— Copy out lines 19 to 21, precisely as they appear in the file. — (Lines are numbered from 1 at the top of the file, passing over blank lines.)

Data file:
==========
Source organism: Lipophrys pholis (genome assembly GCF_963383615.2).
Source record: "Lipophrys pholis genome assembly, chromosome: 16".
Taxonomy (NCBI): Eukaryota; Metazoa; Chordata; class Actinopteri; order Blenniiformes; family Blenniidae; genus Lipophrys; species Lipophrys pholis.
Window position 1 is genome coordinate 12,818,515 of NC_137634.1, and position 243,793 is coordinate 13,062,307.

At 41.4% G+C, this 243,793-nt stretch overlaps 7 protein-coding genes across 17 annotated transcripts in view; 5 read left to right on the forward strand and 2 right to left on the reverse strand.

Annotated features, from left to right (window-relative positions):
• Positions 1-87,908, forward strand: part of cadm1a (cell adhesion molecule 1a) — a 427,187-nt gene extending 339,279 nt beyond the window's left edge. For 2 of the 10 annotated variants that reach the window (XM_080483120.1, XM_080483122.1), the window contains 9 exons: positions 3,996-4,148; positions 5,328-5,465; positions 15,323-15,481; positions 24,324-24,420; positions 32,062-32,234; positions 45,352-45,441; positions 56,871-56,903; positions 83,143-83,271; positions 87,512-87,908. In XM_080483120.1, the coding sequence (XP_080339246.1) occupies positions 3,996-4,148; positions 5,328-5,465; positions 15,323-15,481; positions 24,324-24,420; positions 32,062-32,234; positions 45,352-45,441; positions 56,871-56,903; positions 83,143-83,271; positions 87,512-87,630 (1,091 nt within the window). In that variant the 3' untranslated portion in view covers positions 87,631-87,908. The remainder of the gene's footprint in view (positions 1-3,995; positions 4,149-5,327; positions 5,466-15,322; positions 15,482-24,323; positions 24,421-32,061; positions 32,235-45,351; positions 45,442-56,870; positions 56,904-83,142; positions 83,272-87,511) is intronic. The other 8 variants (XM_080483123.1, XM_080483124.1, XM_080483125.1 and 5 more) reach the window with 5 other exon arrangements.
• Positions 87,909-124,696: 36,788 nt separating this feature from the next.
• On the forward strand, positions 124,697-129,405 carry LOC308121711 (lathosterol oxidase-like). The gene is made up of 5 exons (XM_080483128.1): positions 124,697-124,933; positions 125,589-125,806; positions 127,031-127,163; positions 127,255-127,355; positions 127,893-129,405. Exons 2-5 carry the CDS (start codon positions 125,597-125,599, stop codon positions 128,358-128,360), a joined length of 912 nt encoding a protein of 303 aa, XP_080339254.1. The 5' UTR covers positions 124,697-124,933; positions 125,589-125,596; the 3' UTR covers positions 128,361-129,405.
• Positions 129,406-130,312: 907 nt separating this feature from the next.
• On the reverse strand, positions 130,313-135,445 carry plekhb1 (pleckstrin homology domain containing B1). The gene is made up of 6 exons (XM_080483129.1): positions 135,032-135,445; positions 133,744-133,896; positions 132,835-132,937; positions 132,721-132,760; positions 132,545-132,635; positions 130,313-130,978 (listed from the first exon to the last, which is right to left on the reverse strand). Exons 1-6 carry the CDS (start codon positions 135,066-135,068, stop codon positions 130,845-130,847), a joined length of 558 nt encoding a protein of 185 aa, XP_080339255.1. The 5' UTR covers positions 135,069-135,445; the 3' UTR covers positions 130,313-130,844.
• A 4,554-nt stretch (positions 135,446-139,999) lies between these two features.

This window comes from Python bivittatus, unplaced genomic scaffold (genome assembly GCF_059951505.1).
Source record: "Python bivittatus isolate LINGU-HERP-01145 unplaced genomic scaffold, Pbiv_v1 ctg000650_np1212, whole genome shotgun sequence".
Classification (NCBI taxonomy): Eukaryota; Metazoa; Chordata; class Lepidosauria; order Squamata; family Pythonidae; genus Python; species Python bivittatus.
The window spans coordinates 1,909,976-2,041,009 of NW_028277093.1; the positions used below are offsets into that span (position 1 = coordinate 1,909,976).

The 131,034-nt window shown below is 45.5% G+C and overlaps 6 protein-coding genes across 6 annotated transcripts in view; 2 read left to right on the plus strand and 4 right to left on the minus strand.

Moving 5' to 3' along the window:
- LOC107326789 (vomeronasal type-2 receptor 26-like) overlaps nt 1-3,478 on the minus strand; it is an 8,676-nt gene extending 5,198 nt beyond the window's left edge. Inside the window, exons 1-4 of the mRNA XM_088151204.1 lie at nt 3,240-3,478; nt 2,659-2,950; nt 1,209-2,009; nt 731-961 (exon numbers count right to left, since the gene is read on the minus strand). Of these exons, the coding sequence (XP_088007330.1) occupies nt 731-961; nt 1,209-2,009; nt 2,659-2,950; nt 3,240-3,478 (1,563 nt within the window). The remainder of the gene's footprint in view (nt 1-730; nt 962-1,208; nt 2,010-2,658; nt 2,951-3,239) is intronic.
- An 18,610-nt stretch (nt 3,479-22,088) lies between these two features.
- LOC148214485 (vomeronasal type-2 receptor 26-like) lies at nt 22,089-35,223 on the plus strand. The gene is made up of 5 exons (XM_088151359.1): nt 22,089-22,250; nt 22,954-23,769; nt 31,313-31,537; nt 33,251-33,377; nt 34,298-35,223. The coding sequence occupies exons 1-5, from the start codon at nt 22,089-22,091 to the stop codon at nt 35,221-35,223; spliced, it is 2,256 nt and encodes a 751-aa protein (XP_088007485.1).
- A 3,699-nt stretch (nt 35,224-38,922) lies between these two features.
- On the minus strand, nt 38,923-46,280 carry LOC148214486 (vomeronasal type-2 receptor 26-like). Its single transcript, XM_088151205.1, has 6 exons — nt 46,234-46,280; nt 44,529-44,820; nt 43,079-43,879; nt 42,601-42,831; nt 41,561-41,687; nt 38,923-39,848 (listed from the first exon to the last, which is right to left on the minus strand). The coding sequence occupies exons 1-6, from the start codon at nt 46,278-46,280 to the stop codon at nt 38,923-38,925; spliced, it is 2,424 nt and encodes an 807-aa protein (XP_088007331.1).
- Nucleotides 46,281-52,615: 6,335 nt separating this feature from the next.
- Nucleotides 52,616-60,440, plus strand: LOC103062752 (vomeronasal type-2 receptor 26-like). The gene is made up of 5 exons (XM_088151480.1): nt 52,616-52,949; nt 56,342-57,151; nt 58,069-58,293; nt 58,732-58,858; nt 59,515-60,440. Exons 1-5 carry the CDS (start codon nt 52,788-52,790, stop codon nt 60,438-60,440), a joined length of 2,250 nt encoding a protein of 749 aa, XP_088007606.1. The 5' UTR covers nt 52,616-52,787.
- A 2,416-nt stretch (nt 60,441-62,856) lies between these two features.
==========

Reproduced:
- LOC107326789 (vomeronasal type-2 receptor 26-like) overlaps nt 1-3,478 on the minus strand; it is an 8,676-nt gene extending 5,198 nt beyond the window's left edge. Inside the window, exons 1-4 of the mRNA XM_088151204.1 lie at nt 3,240-3,478; nt 2,659-2,950; nt 1,209-2,009; nt 731-961 (exon numbers count right to left, since the gene is read on the minus strand). Of these exons, the coding sequence (XP_088007330.1) occupies nt 731-961; nt 1,209-2,009; nt 2,659-2,950; nt 3,240-3,478 (1,563 nt within the window). The remainder of the gene's footprint in view (nt 1-730; nt 962-1,208; nt 2,010-2,658; nt 2,951-3,239) is intronic.
- An 18,610-nt stretch (nt 3,479-22,088) lies between these two features.
- LOC148214485 (vomeronasal type-2 receptor 26-like) lies at nt 22,089-35,223 on the plus strand. The gene is made up of 5 exons (XM_088151359.1): nt 22,089-22,250; nt 22,954-23,769; nt 31,313-31,537; nt 33,251-33,377; nt 34,298-35,223. The coding sequence occupies exons 1-5, from the start codon at nt 22,089-22,091 to the stop codon at nt 35,221-35,223; spliced, it is 2,256 nt and encodes a 751-aa protein (XP_088007485.1).